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Book Review

This historical fiction is part of the " Daughters of the Faith" series by Wendy Lawton and is published by Moody Publishers.

Courage to Run is written for girls ages 8 to 12. The age range reflects readability and not necessarily content appropriateness.

Positive Elements

Spiritual Content

Sexual Content

Violent Content

Crude or Profane Language

Drug and Alcohol Content

Other Negative Elements

Conclusion

Pro-social Content

Objectionable Content

Summary Advisory

Plot Summary

Harriet Tubman's birth name was Araminta Ross (Minty for short), until she was about 13 years of age. (Note: Since slaves didn't mark birthdays, ages were approximate.) For the first six years of her life, Minty led a sheltered childhood within her close-knit family, even though she witnessed the hardships and pain of living in a slave community. Her parents were leaders among the slaves on the Brodas Plantation.

When the plantation owner experienced tough financial times, he began to sell and hire out his slaves. Minty's sheltered existence abruptly changed. Over the next three to four years, her slave owner hired her out to a poor white family who treated her harshly, and then to a rich white family. In the rich family, the wife frequently whipped Minty for little to no reason. The raised scars on Minty's neck and shoulders were remnants of that time. Minty successfully ran away from the wealthy family prior to another whipping. She went downriver but returned on her own because she was not confident that she could survive and make it to the northern states. She vowed then to prepare herself properly so she could run when the time was right.

Once back on the Brodas Plantation with her parents, Minty grew strong and prepared her mind to run away. She also asked others a lot of questions about the Underground Railroad. Because she was small, others underestimated her strength; the plantation owner would win bets with his friends regarding her ability to lift or carry heavy items. When Minty was 13, her mother passed on her own name, Harriet, to Minty, signaling Minty's transition from childhood to adulthood. The story ends with Harriet surviving a nearly fatal head injury. When she returns to consciousness, she believes God has a challenge for her. She prays for God's help and direction.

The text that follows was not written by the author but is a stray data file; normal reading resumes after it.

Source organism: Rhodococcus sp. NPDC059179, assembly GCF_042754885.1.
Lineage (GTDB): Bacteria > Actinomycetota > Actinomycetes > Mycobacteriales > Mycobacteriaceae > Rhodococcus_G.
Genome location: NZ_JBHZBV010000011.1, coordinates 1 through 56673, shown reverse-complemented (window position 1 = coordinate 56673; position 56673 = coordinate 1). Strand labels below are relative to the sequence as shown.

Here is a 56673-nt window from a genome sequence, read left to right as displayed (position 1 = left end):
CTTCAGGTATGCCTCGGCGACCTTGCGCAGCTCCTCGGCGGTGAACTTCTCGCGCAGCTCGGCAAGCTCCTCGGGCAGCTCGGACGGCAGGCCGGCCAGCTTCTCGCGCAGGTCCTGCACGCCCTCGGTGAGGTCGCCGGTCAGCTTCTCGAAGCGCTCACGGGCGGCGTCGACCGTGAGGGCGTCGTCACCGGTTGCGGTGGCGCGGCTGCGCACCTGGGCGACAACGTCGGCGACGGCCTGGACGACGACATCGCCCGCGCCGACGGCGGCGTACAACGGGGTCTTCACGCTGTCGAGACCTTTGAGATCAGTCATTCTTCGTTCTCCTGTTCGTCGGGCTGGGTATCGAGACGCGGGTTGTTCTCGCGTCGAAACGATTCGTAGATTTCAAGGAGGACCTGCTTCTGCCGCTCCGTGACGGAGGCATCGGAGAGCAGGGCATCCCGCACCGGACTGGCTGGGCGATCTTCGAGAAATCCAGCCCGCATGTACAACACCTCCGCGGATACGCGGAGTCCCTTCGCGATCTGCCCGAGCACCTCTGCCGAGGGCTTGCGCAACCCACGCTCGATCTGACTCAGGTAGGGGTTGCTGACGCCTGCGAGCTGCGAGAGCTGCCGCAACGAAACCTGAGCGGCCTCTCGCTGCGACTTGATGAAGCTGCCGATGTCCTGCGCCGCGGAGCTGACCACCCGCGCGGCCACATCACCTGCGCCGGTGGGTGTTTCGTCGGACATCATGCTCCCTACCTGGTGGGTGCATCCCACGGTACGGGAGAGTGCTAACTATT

Christian Beliefs

Minty's family and the slave community on the plantation are Christians. Minty's father is a preacher, and Minty frequently remembers the things her mother sings or says. For example, when Minty goes to work for the first family that she is loaned out to, she says how much she hates the family. But she imagines her mother saying, "Don't you be forgettug Minty, they be Jesus' children same as you." Her mother points out that the slaves' songs are about how they turned from African gods carved out of wood and stone to a living, breathing Jesus.

Other Belief Systems

Minty's mother refers to pagan worship of wooden and stone gods in Africa when describing the songs the slaves sing.

Authority Roles

Minty's parents are authority figures for the slave children, and Minty's father is a leader whom the other slaves look up to. The slave owners, overseers and people who hire out slaves hold authority roles over the slaves; but these people abuse their authority and mistreat the slaves.

Profanity/Violence

The book contains descriptions of the whippings, beatings and other physical abuse of the slaves.

Kissing/Sex/Homosexuality

None

Discussion Topics

If your children have read this book or someone has read it to them, consider these discussion topics:

  • When Minty's owner hires her out, Minty hates her situation, but she doesn't think she will ever be brave enough to run away.
  • Why does Minty think she needed to be brave to run?
  • Describe a time when you were faced with a situation that required courage.
  • What did you do and why?

  • When Minty runs away from the wealthy family, she later returns on her own accord.

  • Why does she return?
  • Did it take more courage to run or to return and why?
  • Do you think you could run away from home, traveling through a couple of states on your own while people are searching for you?

  • Why do slave owners prohibit their slaves from learning to read or swim?

  • What might the slaves have done if they could read?
  • What might the slaves have done if they could swim?

Additional Comments/Notes


Book reviews cover the content, themes and world-views of fiction books, not their literary merit, and equip parents to decide whether a book is appropriate for their children. A book's inclusion does not constitute an endorsement by Focus on the Family.

You can request a review of a title you can't find at reviewrequests@family.org.

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